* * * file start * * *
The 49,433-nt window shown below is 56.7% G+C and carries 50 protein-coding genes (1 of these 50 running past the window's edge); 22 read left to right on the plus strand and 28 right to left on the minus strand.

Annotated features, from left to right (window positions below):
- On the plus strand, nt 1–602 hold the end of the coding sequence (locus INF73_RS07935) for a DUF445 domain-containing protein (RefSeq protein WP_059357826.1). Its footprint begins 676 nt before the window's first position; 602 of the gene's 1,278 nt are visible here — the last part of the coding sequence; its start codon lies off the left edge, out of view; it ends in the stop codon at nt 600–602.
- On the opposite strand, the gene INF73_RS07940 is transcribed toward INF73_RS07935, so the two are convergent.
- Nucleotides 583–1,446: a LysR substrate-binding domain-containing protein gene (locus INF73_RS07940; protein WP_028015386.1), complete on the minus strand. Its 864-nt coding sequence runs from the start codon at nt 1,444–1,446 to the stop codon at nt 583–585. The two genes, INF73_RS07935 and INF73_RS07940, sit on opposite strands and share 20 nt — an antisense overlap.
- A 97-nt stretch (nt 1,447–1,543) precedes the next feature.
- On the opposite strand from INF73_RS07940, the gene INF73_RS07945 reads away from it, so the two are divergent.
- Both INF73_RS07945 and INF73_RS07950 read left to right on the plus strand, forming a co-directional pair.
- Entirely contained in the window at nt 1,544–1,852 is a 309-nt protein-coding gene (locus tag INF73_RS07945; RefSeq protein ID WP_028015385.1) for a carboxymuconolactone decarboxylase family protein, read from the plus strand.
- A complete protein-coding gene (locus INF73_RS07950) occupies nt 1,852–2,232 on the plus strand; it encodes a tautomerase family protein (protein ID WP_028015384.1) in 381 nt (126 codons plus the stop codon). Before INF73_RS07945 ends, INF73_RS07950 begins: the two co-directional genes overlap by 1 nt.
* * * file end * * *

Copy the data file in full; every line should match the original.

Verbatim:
The 49,433-nt window shown below is 56.7% G+C and carries 50 protein-coding genes (1 of these 50 running past the window's edge); 22 read left to right on the plus strand and 28 right to left on the minus strand.

Annotated features, from left to right (window positions below):
- On the plus strand, nt 1–602 hold the end of the coding sequence (locus INF73_RS07935) for a DUF445 domain-containing protein (RefSeq protein WP_059357826.1). Its footprint begins 676 nt before the window's first position; 602 of the gene's 1,278 nt are visible here — the last part of the coding sequence; its start codon lies off the left edge, out of view; it ends in the stop codon at nt 600–602.
- On the opposite strand, the gene INF73_RS07940 is transcribed toward INF73_RS07935, so the two are convergent.
- Nucleotides 583–1,446: a LysR substrate-binding domain-containing protein gene (locus INF73_RS07940; protein WP_028015386.1), complete on the minus strand. Its 864-nt coding sequence runs from the start codon at nt 1,444–1,446 to the stop codon at nt 583–585. The two genes, INF73_RS07935 and INF73_RS07940, sit on opposite strands and share 20 nt — an antisense overlap.
- A 97-nt stretch (nt 1,447–1,543) precedes the next feature.
- On the opposite strand from INF73_RS07940, the gene INF73_RS07945 reads away from it, so the two are divergent.
- Both INF73_RS07945 and INF73_RS07950 read left to right on the plus strand, forming a co-directional pair.
- Entirely contained in the window at nt 1,544–1,852 is a 309-nt protein-coding gene (locus tag INF73_RS07945; RefSeq protein ID WP_028015385.1) for a carboxymuconolactone decarboxylase family protein, read from the plus strand.
- A complete protein-coding gene (locus INF73_RS07950) occupies nt 1,852–2,232 on the plus strand; it encodes a tautomerase family protein (protein ID WP_028015384.1) in 381 nt (126 codons plus the stop codon). Before INF73_RS07945 ends, INF73_RS07950 begins: the two co-directional genes overlap by 1 nt.